• Identify opportunities warranting further investigation

3. Offsite Team Building Activities

You learn a lot from a colleague when you’re both up to your neck in freezing water/being shot at in a paintball game/mastering unusual new skills together. Team building activities bring everyone to the same level, regardless of seniority, and reveal who individuals really are.

Touchpoint objectives:

  • Make teams stronger!
  • A great environment for employees to feel comfortable giving open, honest feedback

4. Staff Incentive Retreats

For the group who sold the most this month or got the top 10 best ratings from customers. These retreats are part ‘thank you’ and part learning what makes your most successful people so successful.

Touchpoint objectives:

  • Improve wellbeing and reward success
  • Reduce employee churn
  • Gather intel on the successful approaches other staff can learn from

5. Ideation Brainstorms

Getting people in a room to crack a problem with some fresh ideas; maybe a cross-disciplinary Tiger team of specialists. Refreshments are on ice to fuel everyone’s brain cells. And it’s time-limited to 20 minutes for high impact before productivity starts to plateau.

Touchpoint objectives:

  • Solve a business problem fast e.g. sell more, increase efficiency, develop better product
  • Stimulate ideas and suggestions, no matter how crazy they might sound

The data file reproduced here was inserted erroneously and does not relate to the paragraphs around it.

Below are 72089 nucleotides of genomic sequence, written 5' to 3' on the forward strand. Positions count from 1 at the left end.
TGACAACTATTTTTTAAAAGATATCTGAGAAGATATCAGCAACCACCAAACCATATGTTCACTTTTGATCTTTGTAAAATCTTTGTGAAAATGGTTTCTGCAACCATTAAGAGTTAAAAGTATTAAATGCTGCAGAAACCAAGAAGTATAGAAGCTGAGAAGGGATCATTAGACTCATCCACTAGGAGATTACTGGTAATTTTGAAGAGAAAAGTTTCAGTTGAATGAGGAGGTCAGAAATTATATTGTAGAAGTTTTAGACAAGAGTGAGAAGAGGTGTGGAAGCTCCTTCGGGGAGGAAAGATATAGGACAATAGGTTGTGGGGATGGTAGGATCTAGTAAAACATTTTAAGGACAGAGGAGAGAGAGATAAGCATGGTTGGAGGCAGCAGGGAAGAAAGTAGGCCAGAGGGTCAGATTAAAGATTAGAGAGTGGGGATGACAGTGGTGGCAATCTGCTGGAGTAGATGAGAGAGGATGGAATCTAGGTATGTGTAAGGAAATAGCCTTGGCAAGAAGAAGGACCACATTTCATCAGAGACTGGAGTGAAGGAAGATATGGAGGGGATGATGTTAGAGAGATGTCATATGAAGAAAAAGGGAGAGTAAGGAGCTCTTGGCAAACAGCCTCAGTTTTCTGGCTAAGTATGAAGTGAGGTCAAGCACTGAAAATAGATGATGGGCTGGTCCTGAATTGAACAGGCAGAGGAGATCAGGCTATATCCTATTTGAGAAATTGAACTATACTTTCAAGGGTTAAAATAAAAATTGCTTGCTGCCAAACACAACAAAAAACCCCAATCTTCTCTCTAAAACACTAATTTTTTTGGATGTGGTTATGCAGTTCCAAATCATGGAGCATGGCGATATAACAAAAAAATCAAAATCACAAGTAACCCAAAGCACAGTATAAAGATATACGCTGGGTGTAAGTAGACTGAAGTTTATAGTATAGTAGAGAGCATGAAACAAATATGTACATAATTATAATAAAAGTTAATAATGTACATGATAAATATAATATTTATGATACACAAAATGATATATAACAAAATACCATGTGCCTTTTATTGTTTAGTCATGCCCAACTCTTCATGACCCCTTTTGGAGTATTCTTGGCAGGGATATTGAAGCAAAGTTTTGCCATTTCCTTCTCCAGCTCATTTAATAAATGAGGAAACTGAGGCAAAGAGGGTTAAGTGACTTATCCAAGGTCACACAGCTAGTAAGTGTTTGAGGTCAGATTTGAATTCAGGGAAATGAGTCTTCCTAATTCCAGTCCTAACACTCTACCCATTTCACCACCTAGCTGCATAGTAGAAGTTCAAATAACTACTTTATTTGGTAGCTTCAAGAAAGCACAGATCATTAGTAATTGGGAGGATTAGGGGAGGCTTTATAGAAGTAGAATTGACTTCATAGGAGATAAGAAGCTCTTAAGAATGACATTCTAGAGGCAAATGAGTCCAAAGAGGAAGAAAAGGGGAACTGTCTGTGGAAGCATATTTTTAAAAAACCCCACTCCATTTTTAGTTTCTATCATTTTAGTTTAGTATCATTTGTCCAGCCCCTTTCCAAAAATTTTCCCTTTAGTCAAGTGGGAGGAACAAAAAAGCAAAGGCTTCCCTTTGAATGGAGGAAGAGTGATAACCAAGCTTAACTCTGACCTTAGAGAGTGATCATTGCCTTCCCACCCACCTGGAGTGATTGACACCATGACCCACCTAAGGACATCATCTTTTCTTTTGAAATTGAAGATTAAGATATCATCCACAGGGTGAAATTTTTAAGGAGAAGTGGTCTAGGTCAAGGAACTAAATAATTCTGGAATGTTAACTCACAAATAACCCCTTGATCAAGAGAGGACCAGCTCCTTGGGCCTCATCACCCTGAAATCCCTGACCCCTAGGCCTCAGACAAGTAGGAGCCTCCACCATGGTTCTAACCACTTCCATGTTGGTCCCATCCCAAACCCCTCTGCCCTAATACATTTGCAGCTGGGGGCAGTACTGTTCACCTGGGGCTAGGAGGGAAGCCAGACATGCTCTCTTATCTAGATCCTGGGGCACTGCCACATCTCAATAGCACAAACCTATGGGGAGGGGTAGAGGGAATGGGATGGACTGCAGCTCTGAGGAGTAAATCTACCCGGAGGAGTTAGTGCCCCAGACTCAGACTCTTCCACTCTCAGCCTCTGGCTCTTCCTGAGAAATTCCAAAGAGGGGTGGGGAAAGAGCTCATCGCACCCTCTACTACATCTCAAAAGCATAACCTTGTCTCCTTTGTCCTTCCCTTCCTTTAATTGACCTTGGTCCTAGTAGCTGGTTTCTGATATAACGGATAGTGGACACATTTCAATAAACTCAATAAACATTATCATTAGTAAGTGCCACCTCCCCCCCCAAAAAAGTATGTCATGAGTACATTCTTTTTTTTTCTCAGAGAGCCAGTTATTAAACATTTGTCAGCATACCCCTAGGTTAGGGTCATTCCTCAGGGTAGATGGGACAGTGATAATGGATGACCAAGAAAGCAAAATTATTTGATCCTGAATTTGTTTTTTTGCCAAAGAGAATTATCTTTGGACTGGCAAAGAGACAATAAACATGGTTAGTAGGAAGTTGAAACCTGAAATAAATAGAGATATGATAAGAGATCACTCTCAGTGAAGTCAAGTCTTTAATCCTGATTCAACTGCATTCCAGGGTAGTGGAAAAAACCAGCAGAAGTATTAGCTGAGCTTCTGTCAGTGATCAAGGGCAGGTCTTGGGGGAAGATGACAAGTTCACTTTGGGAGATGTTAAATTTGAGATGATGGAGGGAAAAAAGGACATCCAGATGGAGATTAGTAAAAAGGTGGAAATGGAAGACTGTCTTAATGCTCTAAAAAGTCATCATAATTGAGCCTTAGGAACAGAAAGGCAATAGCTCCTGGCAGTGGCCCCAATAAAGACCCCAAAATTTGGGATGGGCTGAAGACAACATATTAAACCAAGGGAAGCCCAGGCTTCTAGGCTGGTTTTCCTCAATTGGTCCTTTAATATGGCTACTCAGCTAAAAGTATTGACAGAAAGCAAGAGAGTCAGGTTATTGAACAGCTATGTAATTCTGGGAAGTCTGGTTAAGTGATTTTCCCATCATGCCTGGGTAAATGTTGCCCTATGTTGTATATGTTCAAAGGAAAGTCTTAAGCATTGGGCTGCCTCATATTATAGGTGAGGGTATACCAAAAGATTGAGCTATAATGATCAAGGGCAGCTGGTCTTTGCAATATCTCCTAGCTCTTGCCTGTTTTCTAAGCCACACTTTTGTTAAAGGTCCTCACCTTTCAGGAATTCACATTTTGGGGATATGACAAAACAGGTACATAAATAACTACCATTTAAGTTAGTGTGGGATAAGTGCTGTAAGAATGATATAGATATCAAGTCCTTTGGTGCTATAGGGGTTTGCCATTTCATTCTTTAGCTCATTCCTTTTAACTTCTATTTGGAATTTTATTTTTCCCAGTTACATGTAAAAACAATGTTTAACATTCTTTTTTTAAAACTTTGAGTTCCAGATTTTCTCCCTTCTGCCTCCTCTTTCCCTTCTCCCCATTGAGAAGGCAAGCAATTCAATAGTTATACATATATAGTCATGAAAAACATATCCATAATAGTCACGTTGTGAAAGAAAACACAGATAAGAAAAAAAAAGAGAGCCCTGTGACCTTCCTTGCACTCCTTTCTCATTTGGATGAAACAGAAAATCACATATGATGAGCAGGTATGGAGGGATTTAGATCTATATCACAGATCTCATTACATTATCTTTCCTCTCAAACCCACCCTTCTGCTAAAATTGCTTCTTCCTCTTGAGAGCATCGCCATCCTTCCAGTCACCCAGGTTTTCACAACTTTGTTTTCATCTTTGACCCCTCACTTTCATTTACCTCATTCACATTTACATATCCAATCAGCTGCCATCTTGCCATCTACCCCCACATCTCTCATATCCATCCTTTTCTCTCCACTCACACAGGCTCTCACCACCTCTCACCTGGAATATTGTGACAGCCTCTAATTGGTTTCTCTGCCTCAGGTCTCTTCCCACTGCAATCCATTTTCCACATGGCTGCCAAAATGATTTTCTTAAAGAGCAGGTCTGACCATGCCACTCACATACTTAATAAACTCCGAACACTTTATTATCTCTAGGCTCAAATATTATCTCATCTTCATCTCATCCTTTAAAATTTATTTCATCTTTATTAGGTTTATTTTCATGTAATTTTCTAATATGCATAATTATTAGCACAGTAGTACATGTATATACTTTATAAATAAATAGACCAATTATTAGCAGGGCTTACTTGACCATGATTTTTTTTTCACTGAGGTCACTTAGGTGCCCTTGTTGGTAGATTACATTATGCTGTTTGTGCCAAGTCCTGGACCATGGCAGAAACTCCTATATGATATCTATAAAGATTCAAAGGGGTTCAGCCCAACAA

• Make employees feel involved and their opinions valued

6. Lunch n’ Learns

What staff cafeterias were made for. Pick up a brown paper lunch bag and spend half an hour understanding a topic better, with Q&A at the end. Excellent for communicating new concepts, backfilling knowledge gaps and identifying colleagues in need of more help.

Touchpoint objectives:

  • Communicate important/valuable topics in a different way (could even be HR policy compliance related topics, rather than ‘work knowledge’)
  • Encourage input to improve training materials
  • Validate employee understanding and give extra support where necessary

7. Impromptu Standups

A variation on the team meeting/brainstorm scenario but more quickly pulled together and with no formal agenda. Something has come up and opinions are being sought for how the team should proceed. Or the decision itself needs to be communicated (e.g. “we’re getting a lot of calls about X, so the best way to deal with them is Y”)

Touchpoint objectives:

  • Resolve a tactical issue
  • Get feedback/ideas/opinions for decision making
  • Rapidly communicate an important change in policy that everyone needs to follow

8. One-to-One Meetings (face to face)